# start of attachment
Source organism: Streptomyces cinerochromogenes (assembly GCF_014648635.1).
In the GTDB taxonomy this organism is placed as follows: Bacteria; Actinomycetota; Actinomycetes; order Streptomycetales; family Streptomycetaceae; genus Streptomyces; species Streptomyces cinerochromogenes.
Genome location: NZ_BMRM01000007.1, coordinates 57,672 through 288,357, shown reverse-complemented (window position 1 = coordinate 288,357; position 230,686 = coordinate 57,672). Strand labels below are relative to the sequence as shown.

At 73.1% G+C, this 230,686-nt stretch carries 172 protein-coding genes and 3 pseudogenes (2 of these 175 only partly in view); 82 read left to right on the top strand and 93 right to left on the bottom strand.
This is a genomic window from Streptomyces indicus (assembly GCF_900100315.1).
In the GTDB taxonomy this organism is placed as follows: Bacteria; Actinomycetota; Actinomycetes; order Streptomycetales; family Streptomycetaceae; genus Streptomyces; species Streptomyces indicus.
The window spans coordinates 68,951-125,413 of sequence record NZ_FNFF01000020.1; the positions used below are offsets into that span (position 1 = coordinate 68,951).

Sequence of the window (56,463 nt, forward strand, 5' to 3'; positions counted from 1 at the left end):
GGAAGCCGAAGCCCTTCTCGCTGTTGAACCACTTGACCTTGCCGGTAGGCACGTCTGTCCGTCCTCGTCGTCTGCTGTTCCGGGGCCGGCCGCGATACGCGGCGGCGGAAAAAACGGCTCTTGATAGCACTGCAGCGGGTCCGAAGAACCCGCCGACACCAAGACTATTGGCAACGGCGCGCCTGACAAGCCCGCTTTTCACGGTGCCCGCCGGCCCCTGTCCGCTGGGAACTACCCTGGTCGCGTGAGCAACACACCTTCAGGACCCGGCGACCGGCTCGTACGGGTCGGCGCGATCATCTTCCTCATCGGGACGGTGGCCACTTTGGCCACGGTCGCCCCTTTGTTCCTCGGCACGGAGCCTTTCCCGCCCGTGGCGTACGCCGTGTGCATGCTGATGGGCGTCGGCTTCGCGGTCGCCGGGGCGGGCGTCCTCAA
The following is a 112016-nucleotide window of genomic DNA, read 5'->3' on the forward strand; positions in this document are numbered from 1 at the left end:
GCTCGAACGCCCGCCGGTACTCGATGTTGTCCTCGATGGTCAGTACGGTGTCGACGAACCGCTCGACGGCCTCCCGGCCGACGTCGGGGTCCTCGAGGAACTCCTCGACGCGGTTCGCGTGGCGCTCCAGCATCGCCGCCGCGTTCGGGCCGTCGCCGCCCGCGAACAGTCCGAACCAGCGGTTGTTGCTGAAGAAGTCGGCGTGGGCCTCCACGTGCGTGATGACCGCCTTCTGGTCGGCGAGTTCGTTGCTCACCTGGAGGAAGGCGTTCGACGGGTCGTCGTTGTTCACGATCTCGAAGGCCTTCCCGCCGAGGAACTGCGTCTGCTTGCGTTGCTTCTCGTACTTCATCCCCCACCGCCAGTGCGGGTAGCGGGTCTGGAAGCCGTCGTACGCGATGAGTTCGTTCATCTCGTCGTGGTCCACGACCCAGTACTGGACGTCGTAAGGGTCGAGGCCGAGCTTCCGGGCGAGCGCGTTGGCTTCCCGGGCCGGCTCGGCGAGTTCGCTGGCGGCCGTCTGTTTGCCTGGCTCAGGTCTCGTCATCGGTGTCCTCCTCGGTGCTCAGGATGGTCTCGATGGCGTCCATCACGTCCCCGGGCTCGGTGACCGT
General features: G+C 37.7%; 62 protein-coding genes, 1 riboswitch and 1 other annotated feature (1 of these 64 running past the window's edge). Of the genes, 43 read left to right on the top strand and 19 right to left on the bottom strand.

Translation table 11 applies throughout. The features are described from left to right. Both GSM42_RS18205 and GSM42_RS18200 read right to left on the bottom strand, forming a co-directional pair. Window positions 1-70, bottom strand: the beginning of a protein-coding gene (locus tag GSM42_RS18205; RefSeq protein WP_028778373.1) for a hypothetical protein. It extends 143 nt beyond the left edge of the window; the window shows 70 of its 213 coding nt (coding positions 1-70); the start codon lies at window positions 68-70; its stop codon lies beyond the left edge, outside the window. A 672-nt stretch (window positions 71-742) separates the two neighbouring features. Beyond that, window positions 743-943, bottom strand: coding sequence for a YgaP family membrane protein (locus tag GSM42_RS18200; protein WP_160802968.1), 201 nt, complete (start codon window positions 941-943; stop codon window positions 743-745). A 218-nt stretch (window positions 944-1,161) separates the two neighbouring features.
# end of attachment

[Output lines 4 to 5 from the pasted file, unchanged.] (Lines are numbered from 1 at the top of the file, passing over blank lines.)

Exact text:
At 73.1% G+C, this 230,686-nt stretch carries 172 protein-coding genes and 3 pseudogenes (2 of these 175 only partly in view); 82 read left to right on the top strand and 93 right to left on the bottom strand.
This is a genomic window from Streptomyces indicus (assembly GCF_900100315.1).